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Wednesday, 28 April 2010

States and Korean Mechanics

"What is a state?": A question asked earlier this week in our first thermodynamics session.  The first explanation was, "A state is not what you are in at 3am after a Saturday night out in Southampton".  

This week we have started mechanics and thermodynamics, bringing our timetable up to 9am until 5pm everyday, except Friday where we finish at 4pm.  Last week was much the same as the previous, but in workshop I was working on the male and female interlocking plates.  First job was to get them into two perfect rectangles (think I've shown this in previous blog entries).  Next up was working on the male part.  Once this is finished I can begin the female and get it to fit the male.  I'm almost there with the male and have got it very precise, leaving about 0.05mm extra metal to play with when fitting the female to it.  

This week and last week I have been continuing my tangency exercises in Engineering Drawing.  I've put all the photos below.  I only have two more drawings to do before we move onto drawing a part we are given.  

 Below is an involute curve - definition is:   A curved line that gradually becomes more distant from a centre point. An involute curve can be traced by a point on a taut string as it unwinds from a cylinder.

Anyway, now I'm caught up, back onto this week.  Our mechanics teacher is a very young looking Korean man who assures us that despite his youthful looks, he is in fact 58.  We were very surprised.  He is very energetic and describes things in a very active way.  For example, to demonstrate force he suddenly screwed up a piece of paper (to demonstrate how force deforms objects).  Then he suddenly threw it into the wall to demonstrate a force making something accelerate.  The first half an hour of his lesson was dedicated to him explaining the Korean alphabet, how he got his family name, and some more background history about him.  A little off topic of course, but it's always interesting and a good beginning to know a little about who's teaching you.  He also explained how he used to be a pretty keen shot when he was in the Korean Army for a few years (think they do/did national service), so he did a lot of shooting, the result being a seriously reduced frequency range for his ears.  This means he cannot hear us at all if any background noise is sounding at the same time as we are.  Currently, my only worry from our classes we've had so far is how well he'll be able to explain things to us - I say this as he begun at a very slow pace explaining simple things very clearly - we already understood these principles from maths.  Then he suddenly accelerated massively and we were all left scratching our heads as to some of the things covered in the 5 seconds that had whizzed by.  I'm sure once we've had a few more classes we'll know where we stand on that.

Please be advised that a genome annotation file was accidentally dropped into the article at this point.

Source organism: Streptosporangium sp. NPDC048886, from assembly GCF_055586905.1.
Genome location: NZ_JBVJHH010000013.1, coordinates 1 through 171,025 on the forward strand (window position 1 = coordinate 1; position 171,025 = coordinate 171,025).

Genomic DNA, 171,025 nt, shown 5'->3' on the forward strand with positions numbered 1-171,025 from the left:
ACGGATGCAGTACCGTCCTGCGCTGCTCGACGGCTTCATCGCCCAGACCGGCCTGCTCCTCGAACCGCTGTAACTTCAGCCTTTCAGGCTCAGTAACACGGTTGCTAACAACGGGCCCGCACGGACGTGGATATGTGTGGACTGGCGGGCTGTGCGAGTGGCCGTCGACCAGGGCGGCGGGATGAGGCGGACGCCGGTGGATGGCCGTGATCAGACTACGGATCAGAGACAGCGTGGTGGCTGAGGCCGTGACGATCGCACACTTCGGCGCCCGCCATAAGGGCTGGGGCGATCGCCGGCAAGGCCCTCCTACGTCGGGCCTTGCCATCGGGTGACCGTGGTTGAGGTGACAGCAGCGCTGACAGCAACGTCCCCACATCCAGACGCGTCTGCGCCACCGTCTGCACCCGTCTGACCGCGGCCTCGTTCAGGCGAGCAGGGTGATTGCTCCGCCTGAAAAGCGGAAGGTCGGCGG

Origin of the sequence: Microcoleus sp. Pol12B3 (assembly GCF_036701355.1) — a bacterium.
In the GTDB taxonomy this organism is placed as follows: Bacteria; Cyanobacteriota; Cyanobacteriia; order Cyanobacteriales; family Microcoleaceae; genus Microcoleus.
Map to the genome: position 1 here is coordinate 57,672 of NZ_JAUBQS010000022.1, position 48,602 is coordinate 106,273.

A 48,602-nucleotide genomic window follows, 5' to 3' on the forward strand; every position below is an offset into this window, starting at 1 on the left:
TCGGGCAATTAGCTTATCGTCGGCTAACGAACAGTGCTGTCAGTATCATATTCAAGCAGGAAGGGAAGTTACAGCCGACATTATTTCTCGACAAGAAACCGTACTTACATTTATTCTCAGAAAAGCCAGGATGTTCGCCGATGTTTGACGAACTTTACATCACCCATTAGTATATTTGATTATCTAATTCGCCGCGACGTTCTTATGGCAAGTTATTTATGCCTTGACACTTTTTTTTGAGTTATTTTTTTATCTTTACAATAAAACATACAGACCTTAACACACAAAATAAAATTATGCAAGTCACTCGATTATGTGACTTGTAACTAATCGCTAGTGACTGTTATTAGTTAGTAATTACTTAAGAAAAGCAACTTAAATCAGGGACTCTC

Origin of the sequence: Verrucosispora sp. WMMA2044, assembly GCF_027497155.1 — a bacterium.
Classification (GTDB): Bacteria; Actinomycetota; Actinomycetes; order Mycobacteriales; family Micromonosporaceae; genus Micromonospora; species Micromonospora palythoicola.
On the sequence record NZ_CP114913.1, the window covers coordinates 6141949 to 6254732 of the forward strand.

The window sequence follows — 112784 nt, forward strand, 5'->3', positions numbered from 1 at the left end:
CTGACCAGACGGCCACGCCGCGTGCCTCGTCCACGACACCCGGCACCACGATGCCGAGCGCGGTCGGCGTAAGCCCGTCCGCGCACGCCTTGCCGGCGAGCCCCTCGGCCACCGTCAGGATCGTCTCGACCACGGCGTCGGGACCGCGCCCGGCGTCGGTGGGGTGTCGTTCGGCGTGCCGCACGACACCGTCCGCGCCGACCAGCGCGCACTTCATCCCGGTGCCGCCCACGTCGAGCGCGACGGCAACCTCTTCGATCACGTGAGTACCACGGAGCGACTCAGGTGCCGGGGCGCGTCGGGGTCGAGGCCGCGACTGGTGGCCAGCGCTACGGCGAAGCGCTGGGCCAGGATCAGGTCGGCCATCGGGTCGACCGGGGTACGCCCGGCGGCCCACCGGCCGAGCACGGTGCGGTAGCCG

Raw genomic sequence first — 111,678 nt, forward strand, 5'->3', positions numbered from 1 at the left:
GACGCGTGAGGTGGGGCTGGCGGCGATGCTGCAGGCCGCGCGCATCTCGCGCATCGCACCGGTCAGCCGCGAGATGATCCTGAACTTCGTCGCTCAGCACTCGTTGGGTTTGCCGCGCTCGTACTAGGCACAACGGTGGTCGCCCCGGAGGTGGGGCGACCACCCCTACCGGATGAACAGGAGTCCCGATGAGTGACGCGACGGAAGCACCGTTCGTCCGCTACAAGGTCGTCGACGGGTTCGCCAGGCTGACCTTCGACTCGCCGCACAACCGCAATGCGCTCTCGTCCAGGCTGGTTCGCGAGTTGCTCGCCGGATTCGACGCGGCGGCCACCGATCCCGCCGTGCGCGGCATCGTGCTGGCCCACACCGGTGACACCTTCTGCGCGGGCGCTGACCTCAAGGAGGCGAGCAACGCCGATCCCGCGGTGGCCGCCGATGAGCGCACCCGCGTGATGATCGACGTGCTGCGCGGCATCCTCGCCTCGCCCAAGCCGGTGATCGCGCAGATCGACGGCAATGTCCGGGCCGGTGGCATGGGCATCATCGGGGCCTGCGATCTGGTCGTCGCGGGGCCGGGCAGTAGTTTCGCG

For the Thermodynamics we have our trusty Maths teacher, who explains things in a way we can all understand easily, so we're all glad about that. 

In workshop our group have started Power Plant and have been told we will spend 72 hours doing this.  Our instructor is brilliant and very generous with his time helping us to understand anything.  In Power Plant we will study boilers, different types of pumps, engines, valves, generators, refrigeration, air conditioning etc etc.  We will learn how they work, how to get into them to fix them safely (most importantly how to isolate them to work on safely), and how to move very heavy equipment around the workshop in order to do the former listed tasks.  Today was mostly spent looking at what we will cover in the time.  We also covered "Tag Out" systems - these are the systems companies use to identify what parts of a system have been taken out to safely repair it.  Certain procedures are followed, including padlocks and labels added to parts to stop them being used and indicating which parts have been taken out.  If properly followed this means you can't have somebody turning on a machine you are working on and killing you.  What was stressed to us is that all companies have drastically different systems for this, so shortly after getting on board we need to understand how they run their system, so we can be safe.  Aside from this we learned what is considered the one Engineering Malpractice - not knowing the consequences of what you are about to do to something.  For example if you are about to use a tool in a way it wasn't designed for, then you better know what's the worst that could happen.  IF you don't, then you could do something very stupid.  The end of the session was dedicated to using the lifting gear to move a purifier (different types but some separate oil from dirt and water or fuel from dirt and water etc) across the workshop safely.  Oh, and we also covered Permits to work.  These are used by companies as a job brief when carrying out jobs at sea.  They describe what the job is, how it will be safely performed, what systems it will involve (including what "Tag Outs" will be used.  So we covered a bit about confined spaces in amongst this.  Quite a few people die every year entering confined spaces so it's something the MCA are very hot on now, especially when it comes to the end oral exam, so you need to know you stuff. 

What did amuse me today was that our instructor made a few mentions of touching wood during the session, and I did notice that he had a block of wood on the bench in front of him that he touched each time.  I found out later the piece of wood actually had another use than just  being there for safety.  He also explained to us that although the majority of our workshop time would be spent welding, turning, milling, fitting etc, we would not be doing those at sea.  What we cover in powerplant will actually be what we are doing day to day at sea.  So it's rather unfortunate that only 72 hours are spent doing this, compared to about 300 hours of the other parts. 

Friday, 23 April 2010

Exam today!